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1096 Serum Erythroferrone Levels in a Large General Population: Towards a Better Understanding of Connections between Erythropoiesis and Iron HomeostasisClinically Relevant Abstract

Program: Oral and Poster Abstracts
Session: 102. Iron Homeostasis and Biology: Poster I
Hematology Disease Topics & Pathways:
Research, adult, epidemiology, Clinical Research, Study Population, Human
Saturday, December 9, 2023, 5:30 PM-7:30 PM

Fabiana Busti, MD, PhD1*, Acaynne Lira Zidanes, MSc, PhD2*, Lorenzo Bertolone, MSc, PhD2*, Nicola Martinelli, MD, PhD2*, Annalisa Castagna, MSc, PhD2*, Giacomo Marchi, MD2*, Alice Vianello, MD2*, Claudia Bozzini, MD, PhD2*, Peter Pramstaller, MD3* and Domenico Girelli, MD, PhD2

1Department of Medicine, University of Verona, Verona, Italy, Italy
2Department of Medicine, University of Verona, Verona, Italy
3Institute for Biomedicine, Eurac Research, Bolzano, Italy - Affiliated Institute of the University of Lübeck, Lübeck, Germany, Bolzano, Italy

Introduction: Iron is essential for various biological functions [Ganz T., Physiol Rev 2013], especially for erythropoiesis which is the most iron-consumer process daily. Hepcidin is the key hormone of iron homeostasis, preventing both iron deficiency and excess, by modulating iron absorption, recycling, and mobilization [Camaschella C. et al, Haematologica 2020]. Erythroferrone (ERFE) constitutes the principal erythroid regulator of hepcidin: in the presence of enhanced erythropoiesis, expanding erythroblasts produce ERFE which, by impeding bone morphogenetic proteins (BMPs) signaling in hepatocytes, suppress hepcidin, in turn increasing iron availability for the bone marrow [Ganz T., Free Rad Biol Med 2019]. Increased ERFE levels have been demonstrated in expanded/ineffective erythropoiesis (IE) (e.g., in thalassemia intermedia), where chronic ERFE-mediated hepcidin suppression may cause progressive iron accumulation even in subjects not regularly transfused. In view of this, ERFE has been proposed as a potential biomarker of IE and an appealing target for treating iron overload deriving from IE [Srole D.N. and Ganz T., J Cell Physiol 2020]. However, studies that fully elucidate the role of ERFE in the general population under physiological conditions are still lacking. Our project evaluated age- and sex-related variations in ERFE levels, and their correlations with hematological and iron status parameters, in a large subpopulation from the Cooperative Health Research In South Tyrol (CHRIS) study.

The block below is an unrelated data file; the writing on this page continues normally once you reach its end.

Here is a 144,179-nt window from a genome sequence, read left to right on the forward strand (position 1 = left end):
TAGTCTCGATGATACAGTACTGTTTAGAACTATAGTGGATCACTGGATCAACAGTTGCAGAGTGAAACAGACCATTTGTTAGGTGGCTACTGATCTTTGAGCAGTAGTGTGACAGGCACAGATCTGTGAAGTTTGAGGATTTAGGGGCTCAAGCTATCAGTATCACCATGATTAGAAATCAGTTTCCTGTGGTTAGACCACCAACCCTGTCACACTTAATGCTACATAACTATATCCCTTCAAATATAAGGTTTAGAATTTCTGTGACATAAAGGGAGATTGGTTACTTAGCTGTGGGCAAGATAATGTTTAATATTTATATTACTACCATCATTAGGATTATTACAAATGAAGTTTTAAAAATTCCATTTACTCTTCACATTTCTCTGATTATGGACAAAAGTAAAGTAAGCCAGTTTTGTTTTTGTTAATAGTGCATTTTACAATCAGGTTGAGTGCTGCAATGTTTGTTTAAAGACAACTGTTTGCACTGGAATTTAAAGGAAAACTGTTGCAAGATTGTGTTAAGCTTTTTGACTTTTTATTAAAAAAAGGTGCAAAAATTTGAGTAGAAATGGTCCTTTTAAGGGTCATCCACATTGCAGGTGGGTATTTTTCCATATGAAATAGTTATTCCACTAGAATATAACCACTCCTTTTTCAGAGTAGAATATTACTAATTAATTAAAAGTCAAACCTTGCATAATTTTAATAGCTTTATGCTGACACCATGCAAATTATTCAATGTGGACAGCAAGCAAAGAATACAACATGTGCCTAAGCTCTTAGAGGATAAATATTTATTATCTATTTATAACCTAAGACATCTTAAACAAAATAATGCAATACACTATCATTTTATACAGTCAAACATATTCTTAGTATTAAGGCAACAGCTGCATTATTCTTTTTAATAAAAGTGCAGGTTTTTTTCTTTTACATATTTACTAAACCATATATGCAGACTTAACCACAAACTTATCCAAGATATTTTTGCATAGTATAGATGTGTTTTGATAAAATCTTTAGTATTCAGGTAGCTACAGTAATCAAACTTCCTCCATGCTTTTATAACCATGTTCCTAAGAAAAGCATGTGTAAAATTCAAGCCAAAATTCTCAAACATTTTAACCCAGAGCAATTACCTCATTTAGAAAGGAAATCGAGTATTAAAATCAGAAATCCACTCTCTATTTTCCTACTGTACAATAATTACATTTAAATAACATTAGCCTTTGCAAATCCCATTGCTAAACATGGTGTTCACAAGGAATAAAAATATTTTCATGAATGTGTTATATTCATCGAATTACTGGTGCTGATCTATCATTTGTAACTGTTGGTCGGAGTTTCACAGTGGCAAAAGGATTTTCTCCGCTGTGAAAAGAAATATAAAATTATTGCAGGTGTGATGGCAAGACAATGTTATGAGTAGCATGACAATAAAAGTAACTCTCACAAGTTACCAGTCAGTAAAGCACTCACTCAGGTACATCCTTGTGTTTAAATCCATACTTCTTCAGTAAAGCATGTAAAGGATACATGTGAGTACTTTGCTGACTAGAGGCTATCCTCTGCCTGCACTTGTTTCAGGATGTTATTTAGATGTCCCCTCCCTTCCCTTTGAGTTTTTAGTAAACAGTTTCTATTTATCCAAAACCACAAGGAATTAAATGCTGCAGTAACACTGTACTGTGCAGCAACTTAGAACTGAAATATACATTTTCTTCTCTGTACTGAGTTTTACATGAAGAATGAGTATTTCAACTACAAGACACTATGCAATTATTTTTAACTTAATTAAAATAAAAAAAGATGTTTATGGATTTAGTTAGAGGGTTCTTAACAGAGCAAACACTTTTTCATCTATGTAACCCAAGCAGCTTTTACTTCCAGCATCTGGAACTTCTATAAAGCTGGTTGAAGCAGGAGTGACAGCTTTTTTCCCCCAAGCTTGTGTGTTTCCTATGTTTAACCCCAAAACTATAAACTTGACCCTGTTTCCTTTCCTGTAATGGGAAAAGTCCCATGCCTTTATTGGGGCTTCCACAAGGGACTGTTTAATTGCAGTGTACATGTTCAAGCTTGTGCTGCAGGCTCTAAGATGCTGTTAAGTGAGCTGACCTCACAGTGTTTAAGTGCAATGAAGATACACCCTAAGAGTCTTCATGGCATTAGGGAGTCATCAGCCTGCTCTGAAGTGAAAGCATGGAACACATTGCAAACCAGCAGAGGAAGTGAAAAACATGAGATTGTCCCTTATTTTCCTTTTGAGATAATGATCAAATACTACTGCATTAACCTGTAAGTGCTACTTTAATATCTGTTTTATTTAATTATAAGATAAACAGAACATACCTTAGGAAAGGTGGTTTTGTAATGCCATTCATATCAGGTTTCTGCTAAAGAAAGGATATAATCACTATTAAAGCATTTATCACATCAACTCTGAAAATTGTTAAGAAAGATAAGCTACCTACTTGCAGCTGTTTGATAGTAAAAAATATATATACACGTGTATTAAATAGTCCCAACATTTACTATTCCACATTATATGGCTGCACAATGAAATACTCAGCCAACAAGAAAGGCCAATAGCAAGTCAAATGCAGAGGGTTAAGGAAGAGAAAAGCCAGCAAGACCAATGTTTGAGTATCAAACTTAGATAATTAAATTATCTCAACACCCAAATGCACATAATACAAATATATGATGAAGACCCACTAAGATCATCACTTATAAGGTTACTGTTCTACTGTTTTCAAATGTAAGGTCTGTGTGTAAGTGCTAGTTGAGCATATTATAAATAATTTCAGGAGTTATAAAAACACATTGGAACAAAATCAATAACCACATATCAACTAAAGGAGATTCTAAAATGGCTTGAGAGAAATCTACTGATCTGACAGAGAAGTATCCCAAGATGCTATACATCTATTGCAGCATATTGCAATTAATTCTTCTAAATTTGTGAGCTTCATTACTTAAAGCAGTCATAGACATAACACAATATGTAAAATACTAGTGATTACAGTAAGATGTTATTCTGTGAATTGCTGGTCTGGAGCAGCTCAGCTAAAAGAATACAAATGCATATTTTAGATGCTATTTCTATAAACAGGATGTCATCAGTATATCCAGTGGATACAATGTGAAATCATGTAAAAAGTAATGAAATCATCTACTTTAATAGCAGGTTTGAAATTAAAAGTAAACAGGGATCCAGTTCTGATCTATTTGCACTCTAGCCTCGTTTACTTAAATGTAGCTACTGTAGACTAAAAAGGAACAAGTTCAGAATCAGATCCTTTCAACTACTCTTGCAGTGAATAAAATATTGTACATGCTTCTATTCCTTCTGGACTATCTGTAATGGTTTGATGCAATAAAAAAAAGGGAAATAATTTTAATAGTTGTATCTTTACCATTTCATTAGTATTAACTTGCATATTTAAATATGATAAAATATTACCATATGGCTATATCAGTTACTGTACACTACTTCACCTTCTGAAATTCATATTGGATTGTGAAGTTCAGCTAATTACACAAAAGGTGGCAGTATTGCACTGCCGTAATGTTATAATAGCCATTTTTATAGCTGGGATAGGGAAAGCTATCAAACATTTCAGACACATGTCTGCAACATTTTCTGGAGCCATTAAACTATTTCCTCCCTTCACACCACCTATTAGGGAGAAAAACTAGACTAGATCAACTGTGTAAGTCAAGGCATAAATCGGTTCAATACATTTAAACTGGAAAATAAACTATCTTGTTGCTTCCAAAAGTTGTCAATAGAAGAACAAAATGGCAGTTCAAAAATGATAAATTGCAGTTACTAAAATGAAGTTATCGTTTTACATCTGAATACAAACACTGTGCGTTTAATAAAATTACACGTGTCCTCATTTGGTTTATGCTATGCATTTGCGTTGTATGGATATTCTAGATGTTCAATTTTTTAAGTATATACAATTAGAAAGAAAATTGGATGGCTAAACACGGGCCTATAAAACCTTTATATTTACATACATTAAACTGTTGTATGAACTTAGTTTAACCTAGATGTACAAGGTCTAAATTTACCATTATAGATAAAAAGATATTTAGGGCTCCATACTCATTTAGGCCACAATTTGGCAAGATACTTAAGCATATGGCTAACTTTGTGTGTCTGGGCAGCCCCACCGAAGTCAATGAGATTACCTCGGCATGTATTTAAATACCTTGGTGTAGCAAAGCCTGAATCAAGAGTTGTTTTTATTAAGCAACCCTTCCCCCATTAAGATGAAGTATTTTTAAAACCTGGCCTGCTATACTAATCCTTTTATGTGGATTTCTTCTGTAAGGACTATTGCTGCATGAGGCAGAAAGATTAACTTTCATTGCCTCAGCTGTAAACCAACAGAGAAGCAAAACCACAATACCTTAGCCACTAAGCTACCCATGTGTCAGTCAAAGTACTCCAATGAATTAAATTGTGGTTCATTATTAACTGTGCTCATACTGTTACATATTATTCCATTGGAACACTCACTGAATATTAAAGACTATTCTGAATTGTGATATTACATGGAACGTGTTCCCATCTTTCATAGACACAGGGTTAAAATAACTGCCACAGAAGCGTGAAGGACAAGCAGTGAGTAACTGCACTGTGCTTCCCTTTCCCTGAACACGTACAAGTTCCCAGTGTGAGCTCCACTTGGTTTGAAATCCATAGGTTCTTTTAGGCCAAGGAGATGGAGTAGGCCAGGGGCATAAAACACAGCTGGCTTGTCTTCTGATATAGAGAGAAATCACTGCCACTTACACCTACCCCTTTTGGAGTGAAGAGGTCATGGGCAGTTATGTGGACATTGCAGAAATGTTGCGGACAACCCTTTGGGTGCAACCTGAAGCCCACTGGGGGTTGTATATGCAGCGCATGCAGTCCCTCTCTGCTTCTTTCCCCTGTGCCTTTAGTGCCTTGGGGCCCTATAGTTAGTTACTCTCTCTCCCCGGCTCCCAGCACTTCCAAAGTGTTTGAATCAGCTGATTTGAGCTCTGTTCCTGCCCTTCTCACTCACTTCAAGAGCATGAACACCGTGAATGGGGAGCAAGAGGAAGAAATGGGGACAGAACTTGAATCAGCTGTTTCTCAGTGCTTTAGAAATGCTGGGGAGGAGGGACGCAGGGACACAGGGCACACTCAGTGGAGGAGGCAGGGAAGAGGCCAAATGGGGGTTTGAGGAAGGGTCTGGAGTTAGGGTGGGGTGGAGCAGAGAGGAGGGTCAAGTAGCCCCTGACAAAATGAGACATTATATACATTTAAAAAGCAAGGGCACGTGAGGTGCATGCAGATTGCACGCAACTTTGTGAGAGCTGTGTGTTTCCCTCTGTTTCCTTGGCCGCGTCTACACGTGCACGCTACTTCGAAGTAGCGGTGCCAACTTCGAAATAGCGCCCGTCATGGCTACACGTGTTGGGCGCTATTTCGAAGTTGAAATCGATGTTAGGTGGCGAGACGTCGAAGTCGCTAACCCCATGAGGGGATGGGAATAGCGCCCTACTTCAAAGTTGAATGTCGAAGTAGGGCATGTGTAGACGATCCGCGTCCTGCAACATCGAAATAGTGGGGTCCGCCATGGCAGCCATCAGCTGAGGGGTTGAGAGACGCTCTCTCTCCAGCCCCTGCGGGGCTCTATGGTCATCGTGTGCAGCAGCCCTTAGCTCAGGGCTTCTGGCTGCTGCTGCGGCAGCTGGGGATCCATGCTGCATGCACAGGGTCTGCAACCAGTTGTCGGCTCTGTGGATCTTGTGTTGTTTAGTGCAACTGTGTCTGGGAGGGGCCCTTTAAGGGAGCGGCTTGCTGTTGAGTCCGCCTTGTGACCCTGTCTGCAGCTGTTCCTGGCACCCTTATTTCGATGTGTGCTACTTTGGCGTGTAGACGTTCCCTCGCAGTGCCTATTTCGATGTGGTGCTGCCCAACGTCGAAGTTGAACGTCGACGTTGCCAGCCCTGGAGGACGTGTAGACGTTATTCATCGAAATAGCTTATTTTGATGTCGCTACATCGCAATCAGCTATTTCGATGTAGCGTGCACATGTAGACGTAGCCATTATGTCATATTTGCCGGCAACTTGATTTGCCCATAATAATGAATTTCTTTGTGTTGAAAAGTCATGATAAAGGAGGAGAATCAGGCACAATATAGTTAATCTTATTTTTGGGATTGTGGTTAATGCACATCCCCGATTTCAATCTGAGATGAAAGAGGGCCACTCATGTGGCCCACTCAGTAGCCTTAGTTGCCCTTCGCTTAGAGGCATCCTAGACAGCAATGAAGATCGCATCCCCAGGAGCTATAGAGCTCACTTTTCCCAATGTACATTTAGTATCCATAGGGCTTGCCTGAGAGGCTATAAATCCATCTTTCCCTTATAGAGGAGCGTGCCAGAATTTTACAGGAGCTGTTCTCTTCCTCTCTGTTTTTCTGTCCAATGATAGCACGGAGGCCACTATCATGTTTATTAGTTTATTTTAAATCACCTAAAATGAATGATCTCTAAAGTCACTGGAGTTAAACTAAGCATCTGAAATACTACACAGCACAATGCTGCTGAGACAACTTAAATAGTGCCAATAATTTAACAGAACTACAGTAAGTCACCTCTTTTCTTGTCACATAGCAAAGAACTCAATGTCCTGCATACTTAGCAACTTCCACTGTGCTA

Subjects and methods: The CHRIS study is a population-based study carried out in South Tyrol (Northern Italy) aimed at investigating acquired and genetic basis of common chronic conditions associated with aging [Pattaro C. et al, J Transl Med 2015]. Blood samples were tested for several biochemical and molecular parameters, including those related to iron status, such as ferritin, transferrin saturation (TSat), soluble transferrin receptor (sTfR), hepcidin, and C282Y and H63D mutations. Serum ERFE was measured in stored aliquots by the Human Erythroferrone IETM ELISA kit (Intrinsic Lifesciences - The BioIron Company TM, USA), according to manufacturer instructions.

Results: We measured ERFE in 3688 subjects aged >18 years (55% female). A total of 777 subjects (21% of the whole population; 57% females) had ERFE concentrations below the lower limit of detection for our method (we assigned them an arbitrary value of 0.16 for statistical analyses). Figure 1 illustrates age- and sex-dependent variations of ferritin, sTfR, hepcidin, and ERFE in the whole population. After stratification by hemoglobin (Hb) levels, we observed that ERFE was significantly higher in anemic (i.e., Hb<12 g/dl in females and <13 g/dl in males; n=100) than in non-anemic subjects (respectively 3.74 and 0.65 ng/ml; p<0.0001). In anemic subjects, ERFE showed a strong negative correlation with Hb (r = -0.5; p < 0.001), TSat (r = -0.58; p < 0.001), ferritin (r = -0.48; p < 0.001) and hepcidin (r = -0.32; p = 0.001), and a positive correlation with sTfR (r = 0.58; p < 0.001). Moreover, ERFE was higher in iron-deficient (ID) subjects (i.e., ferritin <30 mg/l; n=773) than in non-ID subjects (0.92 vs. 0.63 ng/ml; p<0.0001). Although ID subjects had lower Hb levels than non-ID subjects (13.7 vs 15 g/dl; p<0.0001), Hb levels were broadly within the normal range.To better explore the relationship between ERFE and iron status, we divided the population into 4 subgroups, according to sTfR and ERFE levels. Considering the skewed distribution of the variables, we used sTfR above or below the 3° tertile (1316 ng/ml), in order to identify subjects having higher or lower iron needs, respectively. Analogously, we further divided the population in subjects with ERFE above or below the 3° tertile (1.21 ng/ml). As illustrated in Figure 2, after stratification, we observed that hepcidin reduced, in subjects with high ERFE levels, when iron requirement was high (0.94 vs 2.10 nM; p < 0.0001), but it didn’t when iron requirement was low (3.35 vs. 3.05 nM; p = 0.72), even in presence of normal Hb levels (Hb 14.3 g/dl).

Discussion: our data confirmed an association among ERFE, Hb and iron status parameters under conditions of anemia (when erythropoiesis is stimulated); moreover, if confirmed in further studies, it could suggest an effect of ERFE on hepcidin regulation could be linked to depletion of iron stores, even before anemia develops.

Disclosures: Girelli: Vifor Pharma: Research Funding; Sanofi: Consultancy; Kedrion: Speakers Bureau; Novo Nordisk: Consultancy.

*signifies non-member of ASH